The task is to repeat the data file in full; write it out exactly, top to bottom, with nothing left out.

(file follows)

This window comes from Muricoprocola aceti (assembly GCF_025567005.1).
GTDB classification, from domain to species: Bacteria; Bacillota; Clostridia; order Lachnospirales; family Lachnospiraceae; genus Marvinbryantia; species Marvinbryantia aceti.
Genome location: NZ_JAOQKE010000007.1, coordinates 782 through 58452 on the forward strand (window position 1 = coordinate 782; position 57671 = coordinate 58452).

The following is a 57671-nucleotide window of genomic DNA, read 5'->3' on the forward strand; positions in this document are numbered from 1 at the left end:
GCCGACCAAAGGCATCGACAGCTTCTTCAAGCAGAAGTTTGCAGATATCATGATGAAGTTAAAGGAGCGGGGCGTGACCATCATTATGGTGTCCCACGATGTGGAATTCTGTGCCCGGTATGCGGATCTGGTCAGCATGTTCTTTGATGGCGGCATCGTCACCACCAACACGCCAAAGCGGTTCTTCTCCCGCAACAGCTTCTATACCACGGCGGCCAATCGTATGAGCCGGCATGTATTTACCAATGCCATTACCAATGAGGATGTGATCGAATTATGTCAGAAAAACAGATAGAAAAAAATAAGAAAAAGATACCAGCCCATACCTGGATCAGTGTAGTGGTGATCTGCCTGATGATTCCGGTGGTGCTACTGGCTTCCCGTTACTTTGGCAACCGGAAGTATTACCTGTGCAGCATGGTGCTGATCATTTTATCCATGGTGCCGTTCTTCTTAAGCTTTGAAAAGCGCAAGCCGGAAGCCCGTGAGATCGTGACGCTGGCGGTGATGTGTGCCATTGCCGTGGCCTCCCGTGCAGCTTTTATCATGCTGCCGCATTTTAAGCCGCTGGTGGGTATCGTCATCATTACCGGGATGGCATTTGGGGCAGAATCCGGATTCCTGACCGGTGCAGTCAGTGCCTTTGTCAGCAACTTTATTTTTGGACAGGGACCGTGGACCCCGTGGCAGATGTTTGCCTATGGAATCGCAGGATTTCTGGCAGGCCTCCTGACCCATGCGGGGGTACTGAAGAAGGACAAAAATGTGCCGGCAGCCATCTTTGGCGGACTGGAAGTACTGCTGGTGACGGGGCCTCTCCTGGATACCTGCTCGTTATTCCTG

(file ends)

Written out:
This window comes from Muricoprocola aceti (assembly GCF_025567005.1).
GTDB classification, from domain to species: Bacteria; Bacillota; Clostridia; order Lachnospirales; family Lachnospiraceae; genus Marvinbryantia; species Marvinbryantia aceti.
Genome location: NZ_JAOQKE010000007.1, coordinates 782 through 58452 on the forward strand (window position 1 = coordinate 782; position 57671 = coordinate 58452).

The following is a 57671-nucleotide window of genomic DNA, read 5'->3' on the forward strand; positions in this document are numbered from 1 at the left end:
GCCGACCAAAGGCATCGACAGCTTCTTCAAGCAGAAGTTTGCAGATATCATGATGAAGTTAAAGGAGCGGGGCGTGACCATCATTATGGTGTCCCACGATGTGGAATTCTGTGCCCGGTATGCGGATCTGGTCAGCATGTTCTTTGATGGCGGCATCGTCACCACCAACACGCCAAAGCGGTTCTTCTCCCGCAACAGCTTCTATACCACGGCGGCCAATCGTATGAGCCGGCATGTATTTACCAATGCCATTACCAATGAGGATGTGATCGAATTATGTCAGAAAAACAGATAGAAAAAAATAAGAAAAAGATACCAGCCCATACCTGGATCAGTGTAGTGGTGATCTGCCTGATGATTCCGGTGGTGCTACTGGCTTCCCGTTACTTTGGCAACCGGAAGTATTACCTGTGCAGCATGGTGCTGATCATTTTATCCATGGTGCCGTTCTTCTTAAGCTTTGAAAAGCGCAAGCCGGAAGCCCGTGAGATCGTGACGCTGGCGGTGATGTGTGCCATTGCCGTGGCCTCCCGTGCAGCTTTTATCATGCTGCCGCATTTTAAGCCGCTGGTGGGTATCGTCATCATTACCGGGATGGCATTTGGGGCAGAATCCGGATTCCTGACCGGTGCAGTCAGTGCCTTTGTCAGCAACTTTATTTTTGGACAGGGACCGTGGACCCCGTGGCAGATGTTTGCCTATGGAATCGCAGGATTTCTGGCAGGCCTCCTGACCCATGCGGGGGTACTGAAGAAGGACAAAAATGTGCCGGCAGCCATCTTTGGCGGACTGGAAGTACTGCTGGTGACGGGGCCTCTCCTGGATACCTGCTCGTTATTCCTG